The rain beating down on the windshield, and the heated seat running at its highest setting made getting out of the car nearly impossible. It was 38 degrees outside, according to my car’s dashboard. I parked outside of my building, ended my call to my sister, gathered my things and went outside.
I had announced to her I was going to go for a run. She told me I was crazy.
With conditions at the Reservoir track still questionable (as far as I knew, although I would confirm my suspicions later on), I needed a new route. My improvised route from the Friday before would probably work. So, I strapped on my phone and shoes, and headed out.
Commonwealth Avenue, Boston Deutsch: Typischer Straßenzug in Boston (Photo credit: Wikipedia)
Within a couple of minutes, I regretted not bringing gloves. The temperature didn’t account for windchill, and my fingers were starting to feel the brunt of the cold. I hoped for the best as I plunged my hands into my pockets and continued running. It was no more than five minutes later that I missed the level course of the track, too, as I dragged myself up the hills that make up Commonwealth Avenue. The downhill slopes were pleasant, the uphills were a bit of a drag. Although I was glad I had put this part of the run at the beginning, when I had more energy.
Then, I hit an intersection, and became someone I kind of hated: the run-on-the-spot pedestrian. I understand it, and I definitely don’t want to just stop running because traffic is in the way, but there was always something I found kind of annoying about it–at least when I was walking. People who run on the spot while waiting for a pedestrian light always seemed impatient. Of course, as I stood there and waited for a couple of minutes for road to clear up, I got it: We kind of are. Running in place is boring, it’s unproductive in a metaphorical sense, and it makes time drag on. What was, in reality, no more than 90 seconds, felt like 9 minutes.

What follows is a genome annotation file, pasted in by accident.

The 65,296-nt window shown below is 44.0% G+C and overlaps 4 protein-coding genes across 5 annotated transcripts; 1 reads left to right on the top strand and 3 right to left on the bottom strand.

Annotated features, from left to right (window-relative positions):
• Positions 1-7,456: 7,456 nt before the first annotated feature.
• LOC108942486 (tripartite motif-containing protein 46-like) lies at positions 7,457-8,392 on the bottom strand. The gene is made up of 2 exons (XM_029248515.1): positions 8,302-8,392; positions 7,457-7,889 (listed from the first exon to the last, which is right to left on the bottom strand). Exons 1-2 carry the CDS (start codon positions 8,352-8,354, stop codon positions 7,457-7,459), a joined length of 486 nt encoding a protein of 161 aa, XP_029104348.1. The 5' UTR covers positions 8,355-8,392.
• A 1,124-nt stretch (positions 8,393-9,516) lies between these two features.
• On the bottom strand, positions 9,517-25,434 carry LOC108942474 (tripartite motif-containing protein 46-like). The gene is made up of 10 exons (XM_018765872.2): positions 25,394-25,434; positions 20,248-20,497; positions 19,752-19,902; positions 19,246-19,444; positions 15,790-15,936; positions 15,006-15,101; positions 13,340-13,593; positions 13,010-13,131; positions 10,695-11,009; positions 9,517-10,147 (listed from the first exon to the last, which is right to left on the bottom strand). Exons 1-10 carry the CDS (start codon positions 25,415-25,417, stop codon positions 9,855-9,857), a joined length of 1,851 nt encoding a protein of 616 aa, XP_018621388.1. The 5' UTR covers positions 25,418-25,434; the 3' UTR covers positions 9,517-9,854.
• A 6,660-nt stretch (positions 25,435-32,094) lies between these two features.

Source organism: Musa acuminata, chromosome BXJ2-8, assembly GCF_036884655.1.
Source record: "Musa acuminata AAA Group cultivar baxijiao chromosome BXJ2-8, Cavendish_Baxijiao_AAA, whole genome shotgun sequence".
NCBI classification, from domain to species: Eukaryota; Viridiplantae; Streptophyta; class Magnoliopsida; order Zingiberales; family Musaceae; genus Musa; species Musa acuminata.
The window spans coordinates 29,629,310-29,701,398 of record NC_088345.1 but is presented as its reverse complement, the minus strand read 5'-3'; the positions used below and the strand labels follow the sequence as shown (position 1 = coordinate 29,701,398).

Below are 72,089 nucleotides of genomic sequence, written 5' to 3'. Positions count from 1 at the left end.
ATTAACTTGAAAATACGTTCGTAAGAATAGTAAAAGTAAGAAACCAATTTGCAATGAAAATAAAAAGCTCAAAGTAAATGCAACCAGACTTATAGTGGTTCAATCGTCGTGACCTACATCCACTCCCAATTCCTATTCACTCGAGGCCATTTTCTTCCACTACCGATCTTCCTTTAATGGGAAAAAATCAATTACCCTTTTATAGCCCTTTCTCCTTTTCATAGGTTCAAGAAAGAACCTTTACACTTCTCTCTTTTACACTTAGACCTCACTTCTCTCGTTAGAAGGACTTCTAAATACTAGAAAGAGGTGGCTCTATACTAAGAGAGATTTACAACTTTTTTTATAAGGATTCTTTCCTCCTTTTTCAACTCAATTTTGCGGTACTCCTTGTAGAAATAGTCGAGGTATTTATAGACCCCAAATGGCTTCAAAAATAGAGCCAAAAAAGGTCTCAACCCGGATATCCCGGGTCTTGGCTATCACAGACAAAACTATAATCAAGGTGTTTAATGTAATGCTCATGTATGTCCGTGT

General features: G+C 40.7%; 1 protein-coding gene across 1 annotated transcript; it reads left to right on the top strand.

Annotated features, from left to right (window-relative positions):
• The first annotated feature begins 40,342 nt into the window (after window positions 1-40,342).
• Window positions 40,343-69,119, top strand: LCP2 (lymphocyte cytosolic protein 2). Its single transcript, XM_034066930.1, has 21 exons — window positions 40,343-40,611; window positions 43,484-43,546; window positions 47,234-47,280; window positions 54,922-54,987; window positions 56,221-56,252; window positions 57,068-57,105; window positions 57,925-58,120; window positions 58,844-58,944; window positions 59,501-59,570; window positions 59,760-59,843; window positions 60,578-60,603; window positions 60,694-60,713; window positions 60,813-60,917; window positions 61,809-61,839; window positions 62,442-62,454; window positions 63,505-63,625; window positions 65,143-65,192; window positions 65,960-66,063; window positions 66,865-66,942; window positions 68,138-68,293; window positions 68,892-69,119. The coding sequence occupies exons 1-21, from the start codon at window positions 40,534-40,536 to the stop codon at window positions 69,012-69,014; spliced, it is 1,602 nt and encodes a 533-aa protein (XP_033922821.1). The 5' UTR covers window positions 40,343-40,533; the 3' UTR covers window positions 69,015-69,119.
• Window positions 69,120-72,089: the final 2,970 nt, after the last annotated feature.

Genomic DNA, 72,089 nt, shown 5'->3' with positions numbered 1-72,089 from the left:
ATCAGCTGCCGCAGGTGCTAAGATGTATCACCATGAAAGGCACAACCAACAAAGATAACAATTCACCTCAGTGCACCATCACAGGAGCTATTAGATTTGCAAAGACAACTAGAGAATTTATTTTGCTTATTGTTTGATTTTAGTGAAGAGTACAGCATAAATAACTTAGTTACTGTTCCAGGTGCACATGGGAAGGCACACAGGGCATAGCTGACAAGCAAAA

Approaching the graveyard I passed the other night, I saw a massive puddle of rain. I could just about foresee myself getting soaked as a passing car hit the puddle at speed, with no regard for my presence. At least on the first pass, I could see a car and take evasive action, if needed. On the way back, I would be largely blind to the approach of the tsunami. I was preparing the appropriate combination of obscenities and gestures for the way back.
Which, of course, I didn’t need. Peering over my shoulder as I ran past the long pool of standing water–at least 10 yards long, if I had to guess, and perhaps three inches deep–there were no cars. Timing was my ally, and I was passing it for the 30-second break between lights. To be fair, cars I had seen on my approach up were also slowing up as they neared it, and taking care not to aquaplane.
I passed the Reservoir track again, catching sight of a sloppy, damp, and icy surface. Would I never go back? Was I now a road runner? Probably not. Once the weather improved, I could foresee myself heading back there and reveling in its smoothness.
But, I would likely head out from my apartment at a run. I had been a little afraid to try running on the sidewalk in the past. While running at the track, I had several instances where I could feel my right leg starting to struggle with the hard-packed ground. Several times, I sought soft grass for respite. There would be no rest on the sidewalk, I told myself.
Yet, here I was, as I neared my closest T stop, closing in on 3 miles on pavement. I hadn’t needed the soft earth–although I could feel a tiny cramp starting to form in my right calf.
As the Zombies, Run mission ended on a cliffhanger, and the two DJs from its “Radio Mode” traded barbs and survival stories, I allowed myself to stop running. On more than a few occasions, after a few beers, I had run this area–figuring the warmth from exertion would make up for forgetting my gloves or scarf. It’s different after a few miles, instead of a few beers.
I ran, at my fastest available speed (i.e., not very quickly) for the last block as I turned onto my street. Thinking about some of my late-night, booze-fueled jogs triggered something in me. It hit me, the reason I run: Because, I like beer.
- Unsure-Footed Runner (unsurerunner.wordpress.com)